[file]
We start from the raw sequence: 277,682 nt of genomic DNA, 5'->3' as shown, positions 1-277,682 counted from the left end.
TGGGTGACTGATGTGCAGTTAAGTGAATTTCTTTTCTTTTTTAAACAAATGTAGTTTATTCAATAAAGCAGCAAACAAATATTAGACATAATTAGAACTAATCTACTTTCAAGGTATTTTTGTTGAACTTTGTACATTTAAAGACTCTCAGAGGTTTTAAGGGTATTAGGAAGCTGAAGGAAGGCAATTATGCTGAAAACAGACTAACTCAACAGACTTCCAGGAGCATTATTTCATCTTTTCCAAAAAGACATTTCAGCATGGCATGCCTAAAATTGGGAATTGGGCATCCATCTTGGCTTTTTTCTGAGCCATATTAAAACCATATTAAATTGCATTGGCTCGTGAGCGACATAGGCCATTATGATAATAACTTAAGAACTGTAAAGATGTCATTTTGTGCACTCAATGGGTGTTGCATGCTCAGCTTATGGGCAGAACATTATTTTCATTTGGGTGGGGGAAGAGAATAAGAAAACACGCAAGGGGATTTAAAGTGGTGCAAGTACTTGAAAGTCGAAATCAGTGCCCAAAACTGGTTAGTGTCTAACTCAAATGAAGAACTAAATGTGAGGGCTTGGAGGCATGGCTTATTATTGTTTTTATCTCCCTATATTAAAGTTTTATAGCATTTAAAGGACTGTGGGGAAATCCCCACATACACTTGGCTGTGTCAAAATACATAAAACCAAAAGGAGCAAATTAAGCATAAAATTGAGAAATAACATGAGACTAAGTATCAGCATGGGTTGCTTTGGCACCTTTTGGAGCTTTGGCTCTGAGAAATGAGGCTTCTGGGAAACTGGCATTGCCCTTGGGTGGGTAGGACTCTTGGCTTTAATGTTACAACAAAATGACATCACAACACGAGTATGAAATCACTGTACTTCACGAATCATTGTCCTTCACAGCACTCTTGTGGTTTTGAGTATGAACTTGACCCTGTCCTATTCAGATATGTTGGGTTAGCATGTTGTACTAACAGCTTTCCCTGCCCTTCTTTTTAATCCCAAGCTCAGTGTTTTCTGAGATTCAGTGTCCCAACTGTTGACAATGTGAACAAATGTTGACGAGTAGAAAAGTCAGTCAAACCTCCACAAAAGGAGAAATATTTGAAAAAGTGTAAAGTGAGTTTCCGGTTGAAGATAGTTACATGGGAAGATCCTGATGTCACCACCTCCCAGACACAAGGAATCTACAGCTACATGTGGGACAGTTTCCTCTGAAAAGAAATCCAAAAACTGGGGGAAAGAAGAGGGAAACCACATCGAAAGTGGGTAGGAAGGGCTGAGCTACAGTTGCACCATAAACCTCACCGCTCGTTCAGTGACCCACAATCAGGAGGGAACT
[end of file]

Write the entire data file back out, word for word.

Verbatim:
We start from the raw sequence: 277,682 nt of genomic DNA, 5'->3' as shown, positions 1-277,682 counted from the left end.
TGGGTGACTGATGTGCAGTTAAGTGAATTTCTTTTCTTTTTTAAACAAATGTAGTTTATTCAATAAAGCAGCAAACAAATATTAGACATAATTAGAACTAATCTACTTTCAAGGTATTTTTGTTGAACTTTGTACATTTAAAGACTCTCAGAGGTTTTAAGGGTATTAGGAAGCTGAAGGAAGGCAATTATGCTGAAAACAGACTAACTCAACAGACTTCCAGGAGCATTATTTCATCTTTTCCAAAAAGACATTTCAGCATGGCATGCCTAAAATTGGGAATTGGGCATCCATCTTGGCTTTTTTCTGAGCCATATTAAAACCATATTAAATTGCATTGGCTCGTGAGCGACATAGGCCATTATGATAATAACTTAAGAACTGTAAAGATGTCATTTTGTGCACTCAATGGGTGTTGCATGCTCAGCTTATGGGCAGAACATTATTTTCATTTGGGTGGGGGAAGAGAATAAGAAAACACGCAAGGGGATTTAAAGTGGTGCAAGTACTTGAAAGTCGAAATCAGTGCCCAAAACTGGTTAGTGTCTAACTCAAATGAAGAACTAAATGTGAGGGCTTGGAGGCATGGCTTATTATTGTTTTTATCTCCCTATATTAAAGTTTTATAGCATTTAAAGGACTGTGGGGAAATCCCCACATACACTTGGCTGTGTCAAAATACATAAAACCAAAAGGAGCAAATTAAGCATAAAATTGAGAAATAACATGAGACTAAGTATCAGCATGGGTTGCTTTGGCACCTTTTGGAGCTTTGGCTCTGAGAAATGAGGCTTCTGGGAAACTGGCATTGCCCTTGGGTGGGTAGGACTCTTGGCTTTAATGTTACAACAAAATGACATCACAACACGAGTATGAAATCACTGTACTTCACGAATCATTGTCCTTCACAGCACTCTTGTGGTTTTGAGTATGAACTTGACCCTGTCCTATTCAGATATGTTGGGTTAGCATGTTGTACTAACAGCTTTCCCTGCCCTTCTTTTTAATCCCAAGCTCAGTGTTTTCTGAGATTCAGTGTCCCAACTGTTGACAATGTGAACAAATGTTGACGAGTAGAAAAGTCAGTCAAACCTCCACAAAAGGAGAAATATTTGAAAAAGTGTAAAGTGAGTTTCCGGTTGAAGATAGTTACATGGGAAGATCCTGATGTCACCACCTCCCAGACACAAGGAATCTACAGCTACATGTGGGACAGTTTCCTCTGAAAAGAAATCCAAAAACTGGGGGAAAGAAGAGGGAAACCACATCGAAAGTGGGTAGGAAGGGCTGAGCTACAGTTGCACCATAAACCTCACCGCTCGTTCAGTGACCCACAATCAGGAGGGAACT